Seksuologia Polska     Full-text available via subscription  
Sex Roles     Hybrid Journal   (Followers: 18)
Sexes     Open Access  
Sexual Addiction & Compulsivity: The Journal of Treatment & Prevention     Hybrid Journal   (Followers: 4)
Sexual and Relationship Therapy     Hybrid Journal   (Followers: 4)
Sexual Medicine     Open Access   (Followers: 1)
Sexualities     Hybrid Journal   (Followers: 16)
Sexuality & Culture     Hybrid Journal   (Followers: 21)
Sexuality and Disability     Hybrid Journal   (Followers: 18)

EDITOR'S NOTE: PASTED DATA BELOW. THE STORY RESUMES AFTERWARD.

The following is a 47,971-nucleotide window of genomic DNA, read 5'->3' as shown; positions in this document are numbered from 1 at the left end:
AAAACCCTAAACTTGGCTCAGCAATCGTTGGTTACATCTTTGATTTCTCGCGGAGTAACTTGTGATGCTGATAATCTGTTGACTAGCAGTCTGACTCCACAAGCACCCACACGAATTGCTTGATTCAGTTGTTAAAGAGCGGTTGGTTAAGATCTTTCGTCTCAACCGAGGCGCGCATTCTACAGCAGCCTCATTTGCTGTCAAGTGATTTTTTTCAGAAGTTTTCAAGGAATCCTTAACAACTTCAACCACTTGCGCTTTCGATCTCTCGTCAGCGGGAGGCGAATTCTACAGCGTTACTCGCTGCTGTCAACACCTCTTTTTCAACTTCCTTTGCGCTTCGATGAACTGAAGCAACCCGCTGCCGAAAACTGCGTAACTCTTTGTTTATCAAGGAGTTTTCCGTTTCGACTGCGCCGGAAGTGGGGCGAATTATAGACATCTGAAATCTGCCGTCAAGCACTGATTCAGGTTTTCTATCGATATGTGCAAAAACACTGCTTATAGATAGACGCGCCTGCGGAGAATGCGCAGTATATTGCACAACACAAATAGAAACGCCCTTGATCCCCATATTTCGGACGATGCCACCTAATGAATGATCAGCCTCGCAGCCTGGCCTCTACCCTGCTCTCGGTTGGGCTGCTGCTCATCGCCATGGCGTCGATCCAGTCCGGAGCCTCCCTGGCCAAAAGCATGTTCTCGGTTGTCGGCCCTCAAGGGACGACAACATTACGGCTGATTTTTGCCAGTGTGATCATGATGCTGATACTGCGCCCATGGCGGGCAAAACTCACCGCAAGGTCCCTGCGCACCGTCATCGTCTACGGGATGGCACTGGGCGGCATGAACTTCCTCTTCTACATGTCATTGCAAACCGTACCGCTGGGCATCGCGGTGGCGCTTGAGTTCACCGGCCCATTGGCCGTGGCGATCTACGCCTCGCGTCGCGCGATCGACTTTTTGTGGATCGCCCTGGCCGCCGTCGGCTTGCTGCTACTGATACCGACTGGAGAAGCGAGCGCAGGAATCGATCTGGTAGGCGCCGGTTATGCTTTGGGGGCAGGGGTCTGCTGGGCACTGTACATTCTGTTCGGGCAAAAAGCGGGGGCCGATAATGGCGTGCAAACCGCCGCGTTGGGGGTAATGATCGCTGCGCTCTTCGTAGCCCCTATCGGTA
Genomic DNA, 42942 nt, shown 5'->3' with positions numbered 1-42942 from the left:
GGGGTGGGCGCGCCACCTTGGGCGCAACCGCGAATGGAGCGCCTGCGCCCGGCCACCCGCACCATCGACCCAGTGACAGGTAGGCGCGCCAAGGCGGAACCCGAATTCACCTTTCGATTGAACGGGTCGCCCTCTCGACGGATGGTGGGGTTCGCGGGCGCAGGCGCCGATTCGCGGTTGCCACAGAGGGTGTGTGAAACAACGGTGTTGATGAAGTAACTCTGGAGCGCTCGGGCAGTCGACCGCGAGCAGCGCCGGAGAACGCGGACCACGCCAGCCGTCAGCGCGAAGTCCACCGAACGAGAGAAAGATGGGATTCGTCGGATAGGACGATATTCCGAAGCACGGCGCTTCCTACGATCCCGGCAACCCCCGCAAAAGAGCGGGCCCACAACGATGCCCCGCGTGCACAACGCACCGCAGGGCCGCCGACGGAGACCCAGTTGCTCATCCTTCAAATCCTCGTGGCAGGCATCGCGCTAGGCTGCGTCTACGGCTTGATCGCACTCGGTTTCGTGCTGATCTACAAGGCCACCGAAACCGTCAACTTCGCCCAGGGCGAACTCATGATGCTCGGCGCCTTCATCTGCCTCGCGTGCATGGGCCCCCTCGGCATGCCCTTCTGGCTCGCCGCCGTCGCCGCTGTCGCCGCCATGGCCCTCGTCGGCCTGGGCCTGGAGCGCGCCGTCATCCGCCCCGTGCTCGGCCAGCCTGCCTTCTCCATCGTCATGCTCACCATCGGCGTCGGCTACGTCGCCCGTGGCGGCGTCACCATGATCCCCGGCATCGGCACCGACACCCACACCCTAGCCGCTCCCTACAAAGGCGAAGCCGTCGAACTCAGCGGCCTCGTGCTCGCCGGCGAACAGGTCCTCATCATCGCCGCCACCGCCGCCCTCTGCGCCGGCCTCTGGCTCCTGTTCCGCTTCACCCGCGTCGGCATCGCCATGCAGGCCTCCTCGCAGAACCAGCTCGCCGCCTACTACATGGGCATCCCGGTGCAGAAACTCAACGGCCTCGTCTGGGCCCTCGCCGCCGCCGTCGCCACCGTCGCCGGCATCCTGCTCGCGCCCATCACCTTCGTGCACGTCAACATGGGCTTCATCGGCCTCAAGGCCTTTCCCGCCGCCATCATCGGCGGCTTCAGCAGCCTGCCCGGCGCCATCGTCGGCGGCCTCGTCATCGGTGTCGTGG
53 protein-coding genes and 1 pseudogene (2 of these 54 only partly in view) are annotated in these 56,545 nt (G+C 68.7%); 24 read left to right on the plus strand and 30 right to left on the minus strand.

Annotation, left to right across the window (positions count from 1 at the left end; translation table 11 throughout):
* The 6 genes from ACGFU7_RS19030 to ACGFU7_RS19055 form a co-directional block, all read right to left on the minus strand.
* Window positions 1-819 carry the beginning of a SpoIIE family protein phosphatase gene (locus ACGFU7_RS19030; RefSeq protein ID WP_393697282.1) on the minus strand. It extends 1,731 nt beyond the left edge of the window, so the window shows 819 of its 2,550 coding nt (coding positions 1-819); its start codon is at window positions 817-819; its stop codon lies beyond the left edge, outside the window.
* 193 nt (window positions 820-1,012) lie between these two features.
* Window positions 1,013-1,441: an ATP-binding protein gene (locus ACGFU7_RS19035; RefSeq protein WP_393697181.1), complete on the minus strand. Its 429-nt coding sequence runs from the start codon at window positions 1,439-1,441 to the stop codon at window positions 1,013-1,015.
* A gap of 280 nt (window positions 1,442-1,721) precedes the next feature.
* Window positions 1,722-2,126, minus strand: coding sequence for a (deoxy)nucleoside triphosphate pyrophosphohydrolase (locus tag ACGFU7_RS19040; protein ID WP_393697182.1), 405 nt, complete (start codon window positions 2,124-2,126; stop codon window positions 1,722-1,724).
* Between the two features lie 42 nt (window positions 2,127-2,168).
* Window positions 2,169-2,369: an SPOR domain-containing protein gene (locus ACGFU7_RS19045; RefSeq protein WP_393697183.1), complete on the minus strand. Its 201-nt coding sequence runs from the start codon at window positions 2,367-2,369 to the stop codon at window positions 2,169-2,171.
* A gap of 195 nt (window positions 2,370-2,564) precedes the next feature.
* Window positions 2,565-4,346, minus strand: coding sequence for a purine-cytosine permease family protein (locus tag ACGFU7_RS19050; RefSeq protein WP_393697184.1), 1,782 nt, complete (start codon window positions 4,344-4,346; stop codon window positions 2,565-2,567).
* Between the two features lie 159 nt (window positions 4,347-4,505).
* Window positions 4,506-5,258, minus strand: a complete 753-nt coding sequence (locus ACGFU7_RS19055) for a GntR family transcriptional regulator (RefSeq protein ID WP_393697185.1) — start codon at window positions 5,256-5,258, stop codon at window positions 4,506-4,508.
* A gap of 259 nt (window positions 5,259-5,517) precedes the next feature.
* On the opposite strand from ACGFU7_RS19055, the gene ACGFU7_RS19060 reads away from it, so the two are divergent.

Sexuality Research and Social Policy     Hybrid Journal   (Followers: 8)
Sexualization, Media, & Society     Open Access   (Followers: 3)
SQS - Suomen Queer-tutkimuksen Seuran lehti     Open Access  
Theology & Sexuality     Hybrid Journal   (Followers: 7)
Transgender Health     Open Access   (Followers: 3)
Whatever : A Transdisciplinary Journal of Queer Theories and Studies     Open Access   (Followers: 4)
Zeitschrift für Sexualforschung     Hybrid Journal  
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Sexual Medicine
Journal Prestige (SJR): 0.575
Citation Impact (citeScore): 2
Number of Followers: 1  

  This is an Open Access Journal Open Access journal
ISSN (Online) 2050-1161
Published by Elsevier Homepage  [3305 journals]
  • Twenty Years of Plaque Incision and Grafting for Peyronie’s Disease:
           A Review of Literature